Apple has hit back at Commonwealth Bank CEO Matt Comyn for "misleading" comments about its share of the digital wallet market in Australia and suggestions of anti-competitive behaviour.
Comyn accused the tech giant of limiting competition by restricting access to its near-field communication (NFC) chips last month while appearing before a parliamentary inquiry into mobile payments and digital wallets.
The ‘closed’ NFC architecture model employed by Apple for security and privacy reasons means only Apple Pay can use NFC to make payments, and not third-party digital wallets like on Android.
Comyn said this was increasingly concerning as Apple now holds an 80 percent share of the digital wallet market in Australia.
He later clarified that Apple Pay made up 80 percent of digital wallet payments at point-of-sale (POS) terminals by its customers.
CBA has seen an explosion in the use of digital wallets since the pandemic, with data released in May showing a 90 percent increase in the number of transactions between March 2020 and March 2021.
“When we see tap-and-pay at a POS terminal, 80 percent is going through Apple Pay with multiple issuers, but a single Apple Pay digital wallet,” Comyn said.
“So Apple have a very significant market position.”
Comyn also criticised the fees Apple charges issuers on each transaction performed using a digital wallet, though said this was secondary to the issue of “access to the NFC” antenna.
Responding in a supplementary submission [pdf] titled 'The Facts About Apple Pay', Apple said the “comments made during recent public hearings included misleading and false statements”.
It took offence to the “misleading 80 percent figure initially shared by CBA”, which it said was “simply the percentage of Apple Pay transactions from CBA’s overall digital wallet payments at POS”.
Apple said that, in reality, Apple Pay has under a 10 percent share of all credit and debit card spend across Australia”, and put the high usage among CBA customers down to a preference for its model.
“This high usage of Apple Pay amongst CBA customers only demonstrates how strongly consumers prefer the convenience, security and privacy provided by Apple compared to the model being advocated by the CBA,” it said.
“This is unsurprising given that… Comyn stated publicly in October 2019 that launching Apple Pay was the number one customer request when he asked customers what he should prioritise when he was appointed into his role.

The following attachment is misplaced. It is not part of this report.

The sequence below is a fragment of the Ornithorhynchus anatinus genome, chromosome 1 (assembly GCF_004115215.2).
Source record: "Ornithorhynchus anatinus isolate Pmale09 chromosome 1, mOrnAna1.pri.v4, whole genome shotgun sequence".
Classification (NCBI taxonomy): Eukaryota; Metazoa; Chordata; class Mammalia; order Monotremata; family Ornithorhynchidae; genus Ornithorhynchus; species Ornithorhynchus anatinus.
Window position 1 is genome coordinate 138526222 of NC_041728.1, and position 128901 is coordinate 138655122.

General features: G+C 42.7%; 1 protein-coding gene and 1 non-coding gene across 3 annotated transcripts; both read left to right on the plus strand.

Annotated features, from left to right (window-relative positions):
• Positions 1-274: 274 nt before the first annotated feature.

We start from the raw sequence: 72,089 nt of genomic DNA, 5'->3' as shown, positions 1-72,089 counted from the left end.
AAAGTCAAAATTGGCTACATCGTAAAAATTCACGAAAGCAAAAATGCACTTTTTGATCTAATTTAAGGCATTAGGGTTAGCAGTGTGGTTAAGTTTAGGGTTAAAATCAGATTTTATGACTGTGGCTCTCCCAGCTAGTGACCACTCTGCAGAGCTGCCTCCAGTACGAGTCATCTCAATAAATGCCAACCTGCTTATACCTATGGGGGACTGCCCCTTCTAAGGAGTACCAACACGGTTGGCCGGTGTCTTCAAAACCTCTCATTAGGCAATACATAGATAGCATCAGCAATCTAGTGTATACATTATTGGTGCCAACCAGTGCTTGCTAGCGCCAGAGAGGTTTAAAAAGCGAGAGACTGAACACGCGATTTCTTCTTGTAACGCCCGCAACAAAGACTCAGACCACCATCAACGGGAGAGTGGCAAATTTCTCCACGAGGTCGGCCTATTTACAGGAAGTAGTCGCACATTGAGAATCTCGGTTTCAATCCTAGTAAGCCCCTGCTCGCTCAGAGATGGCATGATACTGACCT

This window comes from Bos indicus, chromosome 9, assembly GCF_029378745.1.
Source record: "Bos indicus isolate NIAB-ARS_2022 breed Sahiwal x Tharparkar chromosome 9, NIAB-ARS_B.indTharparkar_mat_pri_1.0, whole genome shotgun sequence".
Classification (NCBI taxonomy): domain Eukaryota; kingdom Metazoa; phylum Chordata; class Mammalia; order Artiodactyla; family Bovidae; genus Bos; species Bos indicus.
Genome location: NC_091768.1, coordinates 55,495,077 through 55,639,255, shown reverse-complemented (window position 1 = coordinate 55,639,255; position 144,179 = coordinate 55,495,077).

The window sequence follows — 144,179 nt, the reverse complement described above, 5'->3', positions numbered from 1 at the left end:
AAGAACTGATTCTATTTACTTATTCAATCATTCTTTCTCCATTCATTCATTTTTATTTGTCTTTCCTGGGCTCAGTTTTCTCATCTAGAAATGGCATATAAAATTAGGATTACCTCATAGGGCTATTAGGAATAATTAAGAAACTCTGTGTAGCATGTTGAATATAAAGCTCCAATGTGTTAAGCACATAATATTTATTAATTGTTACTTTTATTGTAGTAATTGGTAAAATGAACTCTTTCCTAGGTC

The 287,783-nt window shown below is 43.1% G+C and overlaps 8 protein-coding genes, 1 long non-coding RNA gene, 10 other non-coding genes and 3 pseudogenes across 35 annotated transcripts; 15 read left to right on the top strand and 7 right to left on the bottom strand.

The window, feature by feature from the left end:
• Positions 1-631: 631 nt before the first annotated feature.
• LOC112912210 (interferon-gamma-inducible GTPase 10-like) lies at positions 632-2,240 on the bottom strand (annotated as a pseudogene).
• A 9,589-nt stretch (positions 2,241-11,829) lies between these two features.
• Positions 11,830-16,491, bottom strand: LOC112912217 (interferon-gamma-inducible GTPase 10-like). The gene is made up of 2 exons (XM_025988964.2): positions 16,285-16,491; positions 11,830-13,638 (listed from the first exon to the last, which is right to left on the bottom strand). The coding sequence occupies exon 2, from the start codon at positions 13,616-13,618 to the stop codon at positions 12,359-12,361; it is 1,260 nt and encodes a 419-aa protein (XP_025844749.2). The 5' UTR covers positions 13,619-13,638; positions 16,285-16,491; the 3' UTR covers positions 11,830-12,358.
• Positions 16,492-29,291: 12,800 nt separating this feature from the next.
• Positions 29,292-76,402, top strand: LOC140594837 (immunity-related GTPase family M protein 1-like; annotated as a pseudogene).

“The low usage of digital payments via Android reported by CBA further exemplifies the convoluted experience offered on this platform, and invalidates claims by banks that Android’s open access to NFC paves the way to greater innovation.”
Apple added that “central to some banks' advocacy for open access to NFC is the pursuit of an anti-competitive model" that could lock out competitors and prevent innovation around non-bank use cases, as well as an “opposition to fair and reasonable fees”.
The tech giant described its charge as a “small fee on a level playing field basis”, representing a “tiny fraction” of the $3 billion in payment-related costs incurred by Australian financial institutions every year.
“Commentary by CBA suggests the organisation would like the public to believe Apple is unreasonable in both protecting our intellectual property and that we charge unreasonable fees for participating in the Apple Pay program,” Apple said.
“Of the bank’s publicly stated investment in digital experiences and technology in 2020 - some $1.8 billion - its investment in bringing Apple Pay to its customers... accounted for a tiny fraction of those costs.”
Apple said any comparison to Android is also “baseless due to Android’s wider business model of monetising the data obtained from monitoring their customers’ transactions and behaviour”.
It also said that the use of Apple Pay could lead to savings for banks due to a reduction on fraud-related costs, as well as savings from issuing and managing fewer plastic cards.